The Facts – RDU Forest, 286, Crabtree Lake County Park & RDU Quarry
Actually, I have been advocating for the Wake Trails plan for more than two years and have gotten zero traction from the community, especially the mountain biking community. It has only been since the fence issue arose that folks started getting serious about my proposal to move the fence, save 286 for legal mountain bike trails and create a ride center in RDU Forest.
Q: Aren’t you just a pro quarry guy voting to support another quarry as you did for the Hansen Quarry on the other side of Umstead State Park.
The Hansen Quarry was 20 years ago and long before I was an elected official or even thinking about running for public office.
I got involved in the Hansen Quarry discussion as part of trying to connect the greenway at Crabtree Valley Mall to Umstead State park through the quarry along Crabtree creek as well as to stop the downstream flooding along Crabtree creek.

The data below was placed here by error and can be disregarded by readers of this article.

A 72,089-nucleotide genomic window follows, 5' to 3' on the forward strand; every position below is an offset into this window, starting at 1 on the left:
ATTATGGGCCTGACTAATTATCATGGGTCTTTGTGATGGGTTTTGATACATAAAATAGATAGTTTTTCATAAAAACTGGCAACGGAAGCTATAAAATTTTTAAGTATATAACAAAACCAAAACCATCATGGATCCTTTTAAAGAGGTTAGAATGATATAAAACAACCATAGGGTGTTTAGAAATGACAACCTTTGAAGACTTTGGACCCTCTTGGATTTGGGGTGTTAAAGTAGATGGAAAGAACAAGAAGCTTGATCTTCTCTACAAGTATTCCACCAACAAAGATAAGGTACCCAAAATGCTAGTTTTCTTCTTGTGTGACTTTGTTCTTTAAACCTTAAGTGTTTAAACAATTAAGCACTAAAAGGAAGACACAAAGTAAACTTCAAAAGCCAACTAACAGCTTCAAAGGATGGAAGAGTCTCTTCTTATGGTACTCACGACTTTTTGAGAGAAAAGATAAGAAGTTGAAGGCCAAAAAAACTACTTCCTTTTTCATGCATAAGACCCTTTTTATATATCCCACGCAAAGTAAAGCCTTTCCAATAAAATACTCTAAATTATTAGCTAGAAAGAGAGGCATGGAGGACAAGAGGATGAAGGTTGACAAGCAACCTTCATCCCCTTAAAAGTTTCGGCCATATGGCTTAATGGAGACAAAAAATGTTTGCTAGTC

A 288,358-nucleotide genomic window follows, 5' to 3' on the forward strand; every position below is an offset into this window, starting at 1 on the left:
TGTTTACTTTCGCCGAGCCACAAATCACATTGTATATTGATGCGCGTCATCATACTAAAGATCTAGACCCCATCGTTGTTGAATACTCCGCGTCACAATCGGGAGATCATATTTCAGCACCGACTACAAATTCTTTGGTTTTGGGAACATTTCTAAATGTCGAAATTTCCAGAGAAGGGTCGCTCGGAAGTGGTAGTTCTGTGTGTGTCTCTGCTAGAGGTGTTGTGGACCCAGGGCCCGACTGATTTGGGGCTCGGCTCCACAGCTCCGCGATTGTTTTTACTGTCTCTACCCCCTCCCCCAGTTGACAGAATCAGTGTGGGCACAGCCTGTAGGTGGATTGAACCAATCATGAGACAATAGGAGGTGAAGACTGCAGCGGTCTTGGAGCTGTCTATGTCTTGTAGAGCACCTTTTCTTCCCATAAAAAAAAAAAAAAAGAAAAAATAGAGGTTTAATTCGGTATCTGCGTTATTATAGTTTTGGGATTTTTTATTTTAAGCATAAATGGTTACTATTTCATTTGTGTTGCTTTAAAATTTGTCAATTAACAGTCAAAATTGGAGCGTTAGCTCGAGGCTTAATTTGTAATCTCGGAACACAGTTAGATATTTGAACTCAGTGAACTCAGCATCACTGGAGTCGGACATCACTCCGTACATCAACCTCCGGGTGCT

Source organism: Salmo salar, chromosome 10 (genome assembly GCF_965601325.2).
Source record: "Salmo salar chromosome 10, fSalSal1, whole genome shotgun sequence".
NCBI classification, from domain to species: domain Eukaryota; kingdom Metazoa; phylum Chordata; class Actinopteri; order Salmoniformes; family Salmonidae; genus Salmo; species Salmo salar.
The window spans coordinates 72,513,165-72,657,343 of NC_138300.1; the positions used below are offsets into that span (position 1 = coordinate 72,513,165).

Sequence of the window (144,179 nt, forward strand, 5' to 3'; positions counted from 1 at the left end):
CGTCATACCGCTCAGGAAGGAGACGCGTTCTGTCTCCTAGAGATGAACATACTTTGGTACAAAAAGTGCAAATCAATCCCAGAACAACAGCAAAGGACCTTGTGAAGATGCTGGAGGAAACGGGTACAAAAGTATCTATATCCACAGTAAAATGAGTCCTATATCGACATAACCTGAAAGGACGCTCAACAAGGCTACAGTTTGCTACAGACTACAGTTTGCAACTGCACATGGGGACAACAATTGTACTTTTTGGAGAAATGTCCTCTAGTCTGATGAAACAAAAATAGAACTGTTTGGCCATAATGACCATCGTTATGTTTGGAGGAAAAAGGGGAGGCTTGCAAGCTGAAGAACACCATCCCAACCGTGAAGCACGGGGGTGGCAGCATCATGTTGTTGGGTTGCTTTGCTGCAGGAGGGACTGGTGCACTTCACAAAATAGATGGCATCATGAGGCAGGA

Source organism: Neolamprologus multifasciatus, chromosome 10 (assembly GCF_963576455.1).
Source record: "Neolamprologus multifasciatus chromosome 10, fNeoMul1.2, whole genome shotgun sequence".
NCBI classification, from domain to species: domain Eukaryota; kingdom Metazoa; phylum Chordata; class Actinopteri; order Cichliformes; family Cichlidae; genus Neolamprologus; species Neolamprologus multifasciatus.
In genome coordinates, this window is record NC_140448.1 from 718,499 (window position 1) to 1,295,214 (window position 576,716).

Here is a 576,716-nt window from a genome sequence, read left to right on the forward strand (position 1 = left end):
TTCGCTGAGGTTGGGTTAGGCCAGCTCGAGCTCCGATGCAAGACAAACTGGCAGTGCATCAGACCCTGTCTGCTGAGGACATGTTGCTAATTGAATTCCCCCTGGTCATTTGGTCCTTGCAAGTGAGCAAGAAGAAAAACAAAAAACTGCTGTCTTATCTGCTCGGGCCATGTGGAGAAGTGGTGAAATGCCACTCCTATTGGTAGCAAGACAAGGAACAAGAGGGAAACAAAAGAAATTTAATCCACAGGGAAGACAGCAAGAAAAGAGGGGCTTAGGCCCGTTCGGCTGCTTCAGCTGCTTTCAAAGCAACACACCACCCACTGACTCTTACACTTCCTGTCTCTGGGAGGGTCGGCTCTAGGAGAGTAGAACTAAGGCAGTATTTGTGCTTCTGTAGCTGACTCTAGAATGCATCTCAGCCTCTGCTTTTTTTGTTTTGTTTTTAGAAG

It has taken 20 years, but I am happy to report that within the next 15 months the greenway along Crabtree Creek will finally connect into Umstead. However, we still have not been able to fix the downstream flooding problem.
I have not taken any money from Wake Stone or its owners during these last two campaigns — while the quarry was even an issue.
The Bratton Family, owners of Wake Stone, have been strong community partners for generations and have done a lot of great things for Knightdale, Wake County and public education. They are also supporters of the transit plan.
They supported my campaign in 2014.
Q: How can we allow a quarry next to a state park and what about all the trucks on Old Reedy Creek Rd.?
Actually, there is a quarry there right now that is operating. What Wake Stone and the RDU Authority are planning is an expansion of an existing quarry and not a new quarry. And they will be accessing the existing roads at the Quarry and Harrison Ave. and not Old Reedy Creek Rd for their operations.